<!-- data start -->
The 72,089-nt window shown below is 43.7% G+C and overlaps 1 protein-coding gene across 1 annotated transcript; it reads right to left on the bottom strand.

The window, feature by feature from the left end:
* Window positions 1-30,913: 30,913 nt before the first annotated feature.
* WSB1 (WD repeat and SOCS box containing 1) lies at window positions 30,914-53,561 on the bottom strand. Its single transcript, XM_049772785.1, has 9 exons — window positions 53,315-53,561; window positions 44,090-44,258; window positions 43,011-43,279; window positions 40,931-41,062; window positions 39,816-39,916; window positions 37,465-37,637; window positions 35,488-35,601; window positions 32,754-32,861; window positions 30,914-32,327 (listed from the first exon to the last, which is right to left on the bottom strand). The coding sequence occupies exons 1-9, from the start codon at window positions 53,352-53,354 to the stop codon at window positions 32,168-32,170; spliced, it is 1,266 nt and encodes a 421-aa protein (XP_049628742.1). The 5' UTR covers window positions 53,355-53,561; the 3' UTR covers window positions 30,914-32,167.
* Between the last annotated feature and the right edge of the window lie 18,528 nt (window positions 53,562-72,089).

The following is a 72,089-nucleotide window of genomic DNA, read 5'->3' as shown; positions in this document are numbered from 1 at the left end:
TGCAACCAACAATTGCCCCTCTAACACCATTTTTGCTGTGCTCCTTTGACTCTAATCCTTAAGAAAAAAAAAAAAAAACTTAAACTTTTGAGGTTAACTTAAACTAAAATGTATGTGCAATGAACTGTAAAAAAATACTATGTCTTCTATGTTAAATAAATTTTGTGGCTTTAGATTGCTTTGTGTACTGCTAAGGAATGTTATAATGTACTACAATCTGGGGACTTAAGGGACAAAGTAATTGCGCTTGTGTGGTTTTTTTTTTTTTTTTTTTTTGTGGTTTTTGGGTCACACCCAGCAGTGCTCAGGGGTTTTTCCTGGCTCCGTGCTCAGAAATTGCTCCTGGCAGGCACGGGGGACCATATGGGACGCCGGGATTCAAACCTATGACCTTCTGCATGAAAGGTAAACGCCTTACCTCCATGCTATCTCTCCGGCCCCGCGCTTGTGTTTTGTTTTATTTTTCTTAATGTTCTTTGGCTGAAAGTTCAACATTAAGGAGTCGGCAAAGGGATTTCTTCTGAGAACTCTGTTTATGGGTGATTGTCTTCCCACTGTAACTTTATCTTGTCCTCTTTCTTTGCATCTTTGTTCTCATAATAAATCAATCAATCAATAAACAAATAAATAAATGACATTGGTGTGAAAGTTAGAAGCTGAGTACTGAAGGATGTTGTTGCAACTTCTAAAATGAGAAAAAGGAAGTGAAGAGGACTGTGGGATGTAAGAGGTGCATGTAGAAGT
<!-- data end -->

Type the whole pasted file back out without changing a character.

The 72,089-nt window shown below is 43.7% G+C and overlaps 1 protein-coding gene across 1 annotated transcript; it reads right to left on the bottom strand.

The window, feature by feature from the left end:
* Window positions 1-30,913: 30,913 nt before the first annotated feature.
* WSB1 (WD repeat and SOCS box containing 1) lies at window positions 30,914-53,561 on the bottom strand. Its single transcript, XM_049772785.1, has 9 exons — window positions 53,315-53,561; window positions 44,090-44,258; window positions 43,011-43,279; window positions 40,931-41,062; window positions 39,816-39,916; window positions 37,465-37,637; window positions 35,488-35,601; window positions 32,754-32,861; window positions 30,914-32,327 (listed from the first exon to the last, which is right to left on the bottom strand). The coding sequence occupies exons 1-9, from the start codon at window positions 53,352-53,354 to the stop codon at window positions 32,168-32,170; spliced, it is 1,266 nt and encodes a 421-aa protein (XP_049628742.1). The 5' UTR covers window positions 53,355-53,561; the 3' UTR covers window positions 30,914-32,167.
* Between the last annotated feature and the right edge of the window lie 18,528 nt (window positions 53,562-72,089).

The following is a 72,089-nucleotide window of genomic DNA, read 5'->3' as shown; positions in this document are numbered from 1 at the left end:
TGCAACCAACAATTGCCCCTCTAACACCATTTTTGCTGTGCTCCTTTGACTCTAATCCTTAAGAAAAAAAAAAAAAAACTTAAACTTTTGAGGTTAACTTAAACTAAAATGTATGTGCAATGAACTGTAAAAAAATACTATGTCTTCTATGTTAAATAAATTTTGTGGCTTTAGATTGCTTTGTGTACTGCTAAGGAATGTTATAATGTACTACAATCTGGGGACTTAAGGGACAAAGTAATTGCGCTTGTGTGGTTTTTTTTTTTTTTTTTTTTTGTGGTTTTTGGGTCACACCCAGCAGTGCTCAGGGGTTTTTCCTGGCTCCGTGCTCAGAAATTGCTCCTGGCAGGCACGGGGGACCATATGGGACGCCGGGATTCAAACCTATGACCTTCTGCATGAAAGGTAAACGCCTTACCTCCATGCTATCTCTCCGGCCCCGCGCTTGTGTTTTGTTTTATTTTTCTTAATGTTCTTTGGCTGAAAGTTCAACATTAAGGAGTCGGCAAAGGGATTTCTTCTGAGAACTCTGTTTATGGGTGATTGTCTTCCCACTGTAACTTTATCTTGTCCTCTTTCTTTGCATCTTTGTTCTCATAATAAATCAATCAATCAATAAACAAATAAATAAATGACATTGGTGTGAAAGTTAGAAGCTGAGTACTGAAGGATGTTGTTGCAACTTCTAAAATGAGAAAAAGGAAGTGAAGAGGACTGTGGGATGTAAGAGGTGCATGTAGAAGT